Oettinger, previously the digital services commissioner, was named in October by commission chief Jean-Claude Juncker to take on the budget and human resources dossier from Bulgaria's Kristalina Georgieva after she left for the World Bank.
But in early November Oettinger was forced to apologise for referring to Chinese people as “slitty eyes” and making disparaging remarks about women, gay marriage and Belgian politicians in a speech.
In an open letter to the European Parliament, which will publicly quiz Oettinger next Monday, NGOs including Oxfam International and Transparency International said that Oettinger was not suitable for the new job.
“Commissioner Oettinger has made racist, sexist and homophobic remarks on several occasions in the past, most recently at a speech he gave in an official capacity in Hamburg on 26 October,” it said.
The groups said that at a “crucial moment for the EU” the human resources commissioner should “lead by example” and “speak out against racism, sexism, xenophobia, homophobia and transphobia.”
“In our view, Commissioner Oettinger is not the right person for this task.”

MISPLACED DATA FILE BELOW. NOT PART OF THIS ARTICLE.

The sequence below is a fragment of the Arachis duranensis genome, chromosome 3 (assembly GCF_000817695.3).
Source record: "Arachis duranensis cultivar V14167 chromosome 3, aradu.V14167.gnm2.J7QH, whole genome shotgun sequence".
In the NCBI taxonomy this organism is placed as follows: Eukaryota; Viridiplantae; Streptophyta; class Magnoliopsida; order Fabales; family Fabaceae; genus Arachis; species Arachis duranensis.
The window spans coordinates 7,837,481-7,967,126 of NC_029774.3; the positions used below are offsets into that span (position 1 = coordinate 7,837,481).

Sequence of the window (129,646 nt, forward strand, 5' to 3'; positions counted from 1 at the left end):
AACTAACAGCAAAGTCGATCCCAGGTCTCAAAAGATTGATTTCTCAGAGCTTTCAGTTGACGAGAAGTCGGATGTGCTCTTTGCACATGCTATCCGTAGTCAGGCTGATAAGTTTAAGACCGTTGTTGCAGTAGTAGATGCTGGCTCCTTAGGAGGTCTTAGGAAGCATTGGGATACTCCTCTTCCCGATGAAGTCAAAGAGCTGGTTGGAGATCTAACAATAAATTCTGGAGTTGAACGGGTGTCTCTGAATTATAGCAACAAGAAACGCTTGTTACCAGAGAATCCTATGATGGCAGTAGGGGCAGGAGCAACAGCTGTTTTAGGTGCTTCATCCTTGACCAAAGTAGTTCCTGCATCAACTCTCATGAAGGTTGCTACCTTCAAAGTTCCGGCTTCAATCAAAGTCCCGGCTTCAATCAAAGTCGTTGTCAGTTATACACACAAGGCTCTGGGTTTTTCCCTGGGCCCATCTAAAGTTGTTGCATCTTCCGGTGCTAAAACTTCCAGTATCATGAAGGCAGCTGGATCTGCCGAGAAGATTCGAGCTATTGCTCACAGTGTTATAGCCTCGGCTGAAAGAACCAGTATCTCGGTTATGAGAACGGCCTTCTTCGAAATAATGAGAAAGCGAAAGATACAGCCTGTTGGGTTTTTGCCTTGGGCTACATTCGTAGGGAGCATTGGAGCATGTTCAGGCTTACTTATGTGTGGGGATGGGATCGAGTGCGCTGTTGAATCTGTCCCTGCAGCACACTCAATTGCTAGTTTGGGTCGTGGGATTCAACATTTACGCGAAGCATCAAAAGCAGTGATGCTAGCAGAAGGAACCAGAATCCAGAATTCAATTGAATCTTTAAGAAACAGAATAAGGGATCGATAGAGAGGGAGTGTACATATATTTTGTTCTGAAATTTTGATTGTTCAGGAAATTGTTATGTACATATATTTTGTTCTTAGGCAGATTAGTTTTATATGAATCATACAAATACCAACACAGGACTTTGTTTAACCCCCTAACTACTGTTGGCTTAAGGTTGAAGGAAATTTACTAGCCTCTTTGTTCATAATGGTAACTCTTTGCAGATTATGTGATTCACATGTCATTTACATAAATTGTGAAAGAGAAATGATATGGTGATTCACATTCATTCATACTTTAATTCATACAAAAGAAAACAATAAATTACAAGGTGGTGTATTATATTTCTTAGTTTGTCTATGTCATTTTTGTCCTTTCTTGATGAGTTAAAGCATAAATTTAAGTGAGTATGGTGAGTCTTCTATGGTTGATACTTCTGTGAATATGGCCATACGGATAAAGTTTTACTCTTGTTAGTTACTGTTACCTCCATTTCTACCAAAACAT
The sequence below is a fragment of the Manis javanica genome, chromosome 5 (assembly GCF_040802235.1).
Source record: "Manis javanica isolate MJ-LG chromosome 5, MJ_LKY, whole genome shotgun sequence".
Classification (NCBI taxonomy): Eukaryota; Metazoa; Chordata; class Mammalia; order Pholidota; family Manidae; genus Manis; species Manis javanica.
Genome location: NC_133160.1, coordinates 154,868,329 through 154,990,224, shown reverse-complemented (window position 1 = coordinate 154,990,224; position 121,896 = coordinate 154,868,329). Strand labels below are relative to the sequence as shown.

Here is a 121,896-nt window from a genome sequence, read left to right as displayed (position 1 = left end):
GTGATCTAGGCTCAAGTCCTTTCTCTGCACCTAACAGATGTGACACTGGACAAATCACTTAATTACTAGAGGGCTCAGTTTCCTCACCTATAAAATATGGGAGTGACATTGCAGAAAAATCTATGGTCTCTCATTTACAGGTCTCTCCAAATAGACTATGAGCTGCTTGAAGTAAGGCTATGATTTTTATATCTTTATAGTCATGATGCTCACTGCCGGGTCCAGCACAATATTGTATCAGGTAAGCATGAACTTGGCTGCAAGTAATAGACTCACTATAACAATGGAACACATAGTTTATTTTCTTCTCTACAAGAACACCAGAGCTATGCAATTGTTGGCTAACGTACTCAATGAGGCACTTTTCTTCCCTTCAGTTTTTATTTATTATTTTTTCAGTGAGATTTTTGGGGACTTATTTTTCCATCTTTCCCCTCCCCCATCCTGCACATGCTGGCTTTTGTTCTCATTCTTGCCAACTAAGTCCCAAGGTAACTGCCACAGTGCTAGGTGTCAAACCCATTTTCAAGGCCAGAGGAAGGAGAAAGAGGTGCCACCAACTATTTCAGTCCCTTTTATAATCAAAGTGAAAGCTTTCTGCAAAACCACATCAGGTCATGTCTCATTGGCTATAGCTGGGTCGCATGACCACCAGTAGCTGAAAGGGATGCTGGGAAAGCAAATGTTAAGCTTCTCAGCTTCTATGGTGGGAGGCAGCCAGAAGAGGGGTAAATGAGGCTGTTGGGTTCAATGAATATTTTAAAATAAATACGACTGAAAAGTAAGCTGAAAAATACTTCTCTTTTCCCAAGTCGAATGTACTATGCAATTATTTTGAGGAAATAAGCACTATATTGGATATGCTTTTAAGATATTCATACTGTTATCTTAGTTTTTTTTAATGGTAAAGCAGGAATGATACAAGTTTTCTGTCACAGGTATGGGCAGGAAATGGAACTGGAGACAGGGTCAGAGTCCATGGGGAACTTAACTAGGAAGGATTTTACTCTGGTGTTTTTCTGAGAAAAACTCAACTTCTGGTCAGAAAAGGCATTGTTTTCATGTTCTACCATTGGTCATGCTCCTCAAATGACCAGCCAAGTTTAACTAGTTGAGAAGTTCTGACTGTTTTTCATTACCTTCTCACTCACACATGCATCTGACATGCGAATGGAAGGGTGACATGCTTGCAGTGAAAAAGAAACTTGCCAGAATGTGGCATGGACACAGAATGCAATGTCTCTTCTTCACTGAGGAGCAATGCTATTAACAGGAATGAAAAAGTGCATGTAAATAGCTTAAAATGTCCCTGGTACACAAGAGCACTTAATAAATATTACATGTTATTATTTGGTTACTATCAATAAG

European Commission spokeswoman Natasha Bertaud said it took note of the letter but had no comment to make on Oettinger's appointment, which became effective on Sunday.
Oettinger's remarks about Chinese people prompted a scathing response from Beijing and red faces at the Commission.
He apologised but said they were meant to give Germany a “wake-up call” over China's increasing power and a debilitating political correctness at home.
The German got into hot water again just days later over accepting a lift in a Kremlin lobbyist's private jet to Budapest without reporting it under disclosure rules. The commission insisted he broke no ethics rules.
For their part, the NGOs said this episode showed “Oettinger is unfit to inspire compliance with existing ethics and transparency rules among Commission staff and his peers.”